A gradual but inevitable descent into cricket-based loathing and bile.

The Commentators: Paul Allott

Posted on February 18, 2013 by in Opinion


The past two series that England have played, i.e. the ODIs in India and the current T20-fest in New Zealand, have featured a rarity indeed – the return to proper commentary duty of one Paul John Walter Allott. As far as we can recall, India was his first stint since the tour of Bangladesh in 2010. This is good news for two reasons – Allott is very much of the older generation of Sky commentators (i.e. is not Nick Knight) and also appears in the cricket/media dictionary adjacent to 51 all out.

Paul Allott: the man, the cricketer, the karaoke singer.

Paul Allott: the man, the cricketer, the karaoke singer.

When Sky replay ‘old’ matches during rain breaks, it is surprising to hear both Allott and fellow veteran Bob Willis commentating so often, such is the infrequency that they’re given internationals these days. Whilst Willis has found his ideal role as studio-based critical grump par excellence, Allott has had a somewhat mixed role in recent times – pushed from the pillar of a domestic ODI to the post of a New Zealand vs. India all-nighter. It is probably as presenter of Cricket Writers on TV that he is most well-known these days, overseeing the smug open-necked shirt croissant-eating journalists chortle at each others’ in-jokes about tours to the West Indies or each others’ respective careers (actually, it can at times be very insightful, is rarely uninteresting and ‘Walt’ is a congenial host). It would be no surprise that if Sky ever start broadcasting worse standards of cricket – such as University matches, school games or Leicestershire, it would be Allott who gets the call to present.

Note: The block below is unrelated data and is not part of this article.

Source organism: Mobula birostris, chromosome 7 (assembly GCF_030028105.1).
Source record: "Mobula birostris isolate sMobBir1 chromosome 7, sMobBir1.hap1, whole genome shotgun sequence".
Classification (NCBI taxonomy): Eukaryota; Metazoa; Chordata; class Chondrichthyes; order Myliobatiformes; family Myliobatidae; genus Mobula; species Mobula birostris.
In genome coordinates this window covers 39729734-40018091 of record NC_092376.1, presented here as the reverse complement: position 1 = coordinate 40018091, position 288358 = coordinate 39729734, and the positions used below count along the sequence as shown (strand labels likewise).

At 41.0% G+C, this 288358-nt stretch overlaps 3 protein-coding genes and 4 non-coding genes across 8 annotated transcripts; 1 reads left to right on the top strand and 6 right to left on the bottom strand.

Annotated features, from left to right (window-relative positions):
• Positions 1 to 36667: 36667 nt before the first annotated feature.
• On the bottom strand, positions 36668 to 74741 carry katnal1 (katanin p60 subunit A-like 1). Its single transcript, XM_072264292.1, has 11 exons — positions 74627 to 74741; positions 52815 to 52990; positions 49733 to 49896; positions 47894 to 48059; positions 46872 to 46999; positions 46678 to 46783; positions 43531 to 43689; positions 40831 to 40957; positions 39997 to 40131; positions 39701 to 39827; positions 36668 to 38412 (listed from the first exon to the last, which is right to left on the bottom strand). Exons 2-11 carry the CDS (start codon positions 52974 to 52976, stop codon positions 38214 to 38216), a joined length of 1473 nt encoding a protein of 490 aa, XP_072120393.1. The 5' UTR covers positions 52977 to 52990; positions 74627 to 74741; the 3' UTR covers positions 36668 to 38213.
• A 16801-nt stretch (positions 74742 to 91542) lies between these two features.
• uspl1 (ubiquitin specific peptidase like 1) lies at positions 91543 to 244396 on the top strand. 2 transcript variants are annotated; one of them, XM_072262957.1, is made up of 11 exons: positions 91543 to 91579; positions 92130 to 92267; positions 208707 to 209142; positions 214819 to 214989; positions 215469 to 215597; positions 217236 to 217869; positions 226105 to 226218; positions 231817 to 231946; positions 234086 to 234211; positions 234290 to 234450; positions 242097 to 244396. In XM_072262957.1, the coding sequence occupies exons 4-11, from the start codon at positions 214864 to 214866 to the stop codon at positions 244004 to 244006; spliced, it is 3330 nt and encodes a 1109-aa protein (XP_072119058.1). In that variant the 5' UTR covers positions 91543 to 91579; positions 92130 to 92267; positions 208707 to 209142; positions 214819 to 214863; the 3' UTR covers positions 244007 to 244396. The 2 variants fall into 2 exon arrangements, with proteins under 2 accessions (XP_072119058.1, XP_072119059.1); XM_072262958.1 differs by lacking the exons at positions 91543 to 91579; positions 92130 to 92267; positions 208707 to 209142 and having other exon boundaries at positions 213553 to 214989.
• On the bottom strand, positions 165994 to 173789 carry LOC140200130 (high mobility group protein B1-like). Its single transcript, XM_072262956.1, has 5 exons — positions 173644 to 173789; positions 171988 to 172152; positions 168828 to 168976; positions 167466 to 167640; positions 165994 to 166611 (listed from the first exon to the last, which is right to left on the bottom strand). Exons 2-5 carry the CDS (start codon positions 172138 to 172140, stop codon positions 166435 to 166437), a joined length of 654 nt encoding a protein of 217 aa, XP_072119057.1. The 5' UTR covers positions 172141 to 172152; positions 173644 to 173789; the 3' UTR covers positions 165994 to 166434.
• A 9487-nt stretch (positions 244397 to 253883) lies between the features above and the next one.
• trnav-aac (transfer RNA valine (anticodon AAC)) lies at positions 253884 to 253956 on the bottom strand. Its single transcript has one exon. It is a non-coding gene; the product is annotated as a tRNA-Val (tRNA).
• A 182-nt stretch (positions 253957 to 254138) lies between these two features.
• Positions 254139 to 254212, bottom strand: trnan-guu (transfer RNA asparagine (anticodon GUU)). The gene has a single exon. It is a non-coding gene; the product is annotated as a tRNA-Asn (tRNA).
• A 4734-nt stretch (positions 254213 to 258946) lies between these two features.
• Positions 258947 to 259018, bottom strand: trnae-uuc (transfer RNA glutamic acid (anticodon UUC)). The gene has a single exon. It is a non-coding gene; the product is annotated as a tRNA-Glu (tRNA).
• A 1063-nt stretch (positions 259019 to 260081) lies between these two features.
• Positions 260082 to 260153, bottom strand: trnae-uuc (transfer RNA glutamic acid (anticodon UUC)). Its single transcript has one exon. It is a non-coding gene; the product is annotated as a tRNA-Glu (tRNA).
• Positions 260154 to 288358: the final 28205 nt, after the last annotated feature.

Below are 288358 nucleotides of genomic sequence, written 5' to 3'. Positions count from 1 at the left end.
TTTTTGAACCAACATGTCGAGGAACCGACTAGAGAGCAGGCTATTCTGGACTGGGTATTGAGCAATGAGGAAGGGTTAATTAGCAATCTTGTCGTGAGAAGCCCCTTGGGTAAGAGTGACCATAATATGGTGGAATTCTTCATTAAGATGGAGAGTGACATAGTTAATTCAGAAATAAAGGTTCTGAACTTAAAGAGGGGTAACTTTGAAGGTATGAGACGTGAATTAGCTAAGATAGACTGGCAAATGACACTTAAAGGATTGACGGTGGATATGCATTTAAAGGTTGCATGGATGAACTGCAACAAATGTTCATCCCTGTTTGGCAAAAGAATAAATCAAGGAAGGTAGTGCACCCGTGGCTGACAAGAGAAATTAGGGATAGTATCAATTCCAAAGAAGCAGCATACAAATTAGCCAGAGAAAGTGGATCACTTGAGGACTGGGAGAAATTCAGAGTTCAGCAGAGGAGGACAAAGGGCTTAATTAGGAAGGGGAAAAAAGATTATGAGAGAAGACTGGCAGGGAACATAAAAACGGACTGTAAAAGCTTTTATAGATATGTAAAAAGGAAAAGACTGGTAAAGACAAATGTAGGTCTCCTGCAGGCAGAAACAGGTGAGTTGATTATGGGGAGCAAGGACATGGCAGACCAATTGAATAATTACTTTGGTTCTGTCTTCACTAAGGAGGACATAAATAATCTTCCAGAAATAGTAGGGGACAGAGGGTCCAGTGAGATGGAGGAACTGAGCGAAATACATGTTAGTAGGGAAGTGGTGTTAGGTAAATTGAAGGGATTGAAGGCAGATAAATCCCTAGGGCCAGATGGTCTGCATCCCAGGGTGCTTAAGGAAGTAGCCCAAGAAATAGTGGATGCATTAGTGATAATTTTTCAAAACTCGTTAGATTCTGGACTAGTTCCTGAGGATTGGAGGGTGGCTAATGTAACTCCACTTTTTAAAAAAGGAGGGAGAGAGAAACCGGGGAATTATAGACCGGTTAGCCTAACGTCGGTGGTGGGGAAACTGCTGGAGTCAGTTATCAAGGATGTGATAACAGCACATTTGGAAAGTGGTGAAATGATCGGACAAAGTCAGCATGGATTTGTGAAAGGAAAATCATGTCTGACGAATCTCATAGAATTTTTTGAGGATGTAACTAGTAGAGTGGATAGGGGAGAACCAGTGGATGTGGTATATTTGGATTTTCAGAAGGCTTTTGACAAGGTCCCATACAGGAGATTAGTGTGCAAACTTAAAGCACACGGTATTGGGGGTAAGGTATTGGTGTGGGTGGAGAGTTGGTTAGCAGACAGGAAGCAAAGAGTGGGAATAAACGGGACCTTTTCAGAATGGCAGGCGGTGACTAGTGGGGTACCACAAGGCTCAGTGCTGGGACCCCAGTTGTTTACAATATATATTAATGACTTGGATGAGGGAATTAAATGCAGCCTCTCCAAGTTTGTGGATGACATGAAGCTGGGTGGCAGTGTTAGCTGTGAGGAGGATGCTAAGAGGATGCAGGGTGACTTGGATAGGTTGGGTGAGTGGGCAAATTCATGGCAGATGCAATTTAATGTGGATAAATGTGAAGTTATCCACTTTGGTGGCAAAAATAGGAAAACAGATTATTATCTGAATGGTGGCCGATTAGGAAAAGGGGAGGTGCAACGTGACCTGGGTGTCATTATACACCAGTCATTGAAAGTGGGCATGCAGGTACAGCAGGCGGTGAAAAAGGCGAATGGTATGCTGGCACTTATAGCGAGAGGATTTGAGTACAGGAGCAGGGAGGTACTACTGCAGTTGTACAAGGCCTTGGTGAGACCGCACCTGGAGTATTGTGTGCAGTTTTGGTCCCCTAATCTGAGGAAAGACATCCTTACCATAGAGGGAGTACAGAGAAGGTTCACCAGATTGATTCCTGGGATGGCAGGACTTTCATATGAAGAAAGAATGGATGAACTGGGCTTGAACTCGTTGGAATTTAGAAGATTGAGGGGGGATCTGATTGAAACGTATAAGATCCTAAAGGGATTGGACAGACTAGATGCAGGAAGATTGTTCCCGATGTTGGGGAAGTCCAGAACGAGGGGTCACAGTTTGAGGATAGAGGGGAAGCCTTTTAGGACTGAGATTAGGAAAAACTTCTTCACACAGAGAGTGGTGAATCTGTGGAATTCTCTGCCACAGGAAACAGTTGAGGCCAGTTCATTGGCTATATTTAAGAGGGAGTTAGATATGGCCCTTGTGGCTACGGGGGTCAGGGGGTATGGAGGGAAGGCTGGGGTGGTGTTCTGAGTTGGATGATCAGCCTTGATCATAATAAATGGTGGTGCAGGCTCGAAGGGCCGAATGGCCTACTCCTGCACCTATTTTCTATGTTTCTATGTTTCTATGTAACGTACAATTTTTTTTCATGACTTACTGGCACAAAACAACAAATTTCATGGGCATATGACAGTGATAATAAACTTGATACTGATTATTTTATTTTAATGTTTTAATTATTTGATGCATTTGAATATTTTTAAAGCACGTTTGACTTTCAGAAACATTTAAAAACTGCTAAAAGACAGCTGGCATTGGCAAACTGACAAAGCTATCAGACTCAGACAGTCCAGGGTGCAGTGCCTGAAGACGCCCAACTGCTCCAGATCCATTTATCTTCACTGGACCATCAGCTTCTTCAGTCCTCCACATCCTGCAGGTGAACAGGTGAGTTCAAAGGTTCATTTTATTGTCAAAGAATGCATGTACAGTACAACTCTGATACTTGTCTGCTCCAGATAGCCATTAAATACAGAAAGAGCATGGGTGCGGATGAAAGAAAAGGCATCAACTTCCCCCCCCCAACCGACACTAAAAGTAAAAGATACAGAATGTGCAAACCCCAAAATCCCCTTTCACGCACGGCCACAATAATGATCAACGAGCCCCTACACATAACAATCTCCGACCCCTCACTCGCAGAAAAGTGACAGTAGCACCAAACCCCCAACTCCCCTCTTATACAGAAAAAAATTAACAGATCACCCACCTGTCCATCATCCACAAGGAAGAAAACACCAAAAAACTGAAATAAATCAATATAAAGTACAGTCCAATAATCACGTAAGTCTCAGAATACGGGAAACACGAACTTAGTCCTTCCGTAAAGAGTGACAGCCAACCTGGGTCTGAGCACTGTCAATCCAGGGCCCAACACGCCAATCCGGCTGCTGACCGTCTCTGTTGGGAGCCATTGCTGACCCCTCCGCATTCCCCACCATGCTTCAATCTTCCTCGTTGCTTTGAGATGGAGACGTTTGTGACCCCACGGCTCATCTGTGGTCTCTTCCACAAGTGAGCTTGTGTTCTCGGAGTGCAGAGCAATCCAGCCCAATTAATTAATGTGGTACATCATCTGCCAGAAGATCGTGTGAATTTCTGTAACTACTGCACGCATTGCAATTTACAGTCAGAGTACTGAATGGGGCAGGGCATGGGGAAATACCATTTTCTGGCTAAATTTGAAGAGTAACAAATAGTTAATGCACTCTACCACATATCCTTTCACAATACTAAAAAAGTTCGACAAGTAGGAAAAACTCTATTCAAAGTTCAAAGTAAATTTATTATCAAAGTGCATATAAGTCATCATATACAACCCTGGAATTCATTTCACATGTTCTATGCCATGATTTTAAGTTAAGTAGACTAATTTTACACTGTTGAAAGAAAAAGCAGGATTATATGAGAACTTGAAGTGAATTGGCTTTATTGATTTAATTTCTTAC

Upon realising that he is covering this current series, at first we frowned – not least as he didn’t replace Nick Knight. But we soon remembered that his unassuming, laid-back commentating style is actually quite pleasant to listen to, particularly as a stooge to the more outgoing David Lloyd. Nonetheless, we can’t quite imagine him commentating on the bustle of an Ashes series later this year.

Now that's what I call a sweater.

Now that’s what I call a sweater.

But what of Allott the cricketer? Blessed with height and a decent away-swinger, he was a handy bowler. He was already in his early 20s when he debuted for Lancashire in 1978, and his first few seasons were passable. But in 1981 he took 85 wickets and was rewarded with a call-up to the national side. He debuted at Old Trafford in the same team as three of his future Sky colleagues, and actually did as well with the bat (52*) as he did the ball 4/88). Over the next four years he was in and out of the team like a danish pastry out of Stephen Brenkley’s mouth, only once taking more than four wickets in an innings (6/61 against the mighty West Indies at Headingley). His 13 Tests returned 26 wickets at 41.69 and his ODI record (15 wickets in 13 appearances) was little better – although he did feature in the 1983 World Cup.

This is what the past looked like, kids.

This is what the past looked like, kids.

He regularly took at least 50 first-class wickets for the Red Rose though, and his 14-season career was scattered with limited over silverware. He was instrumental in the 1985 Benson & Hedges Cup victory, won the Sunday League in 1989 and the NatWest Trophy in 1990 (opening the bowling with Phil DeFreitas, ahead of Wasim Akram).

So there we are: a solid but unspectacular cricketing career, much like his broadcasting one.


Post a Comment


Paul Allott

12 Aug 2015 00:41

Hi Meryl,

Glad to hear that you and your husband enjoy the show!

My wife buys all my shirts from the good people at John Lewis in the Trafford Centre. If you’re ever in there, say that I sent you and they might give you a discount!

Best regards,


Meryl Elwell

11 Aug 2015 21:14

Just wanted to say how much my husband and I enjoy “Cricket Writers on TV” which you chair splendidly – and delighted to see Alison Mitchell this week.
By the way where do you buy your lovely shirts?


Dmitri Old

25 Feb 2013 12:49

It was questionable why a TV pundit should be given such royal treatment. Indeed you could call it a Media Puzzle.

Which would have been appropriate as a horse by that name won the Melbourne Cup that very afternoon.


Matt H

21 Feb 2013 20:38

So he was a waltzing Walt then?


Dmitri Old

20 Feb 2013 13:52

Never forgiven Allott for waltzing past me in the immigration queue at Brisbane Airport, while a test triple centurion was left in line with us plebs.

Fight the Power. Storm the Sky Citadel.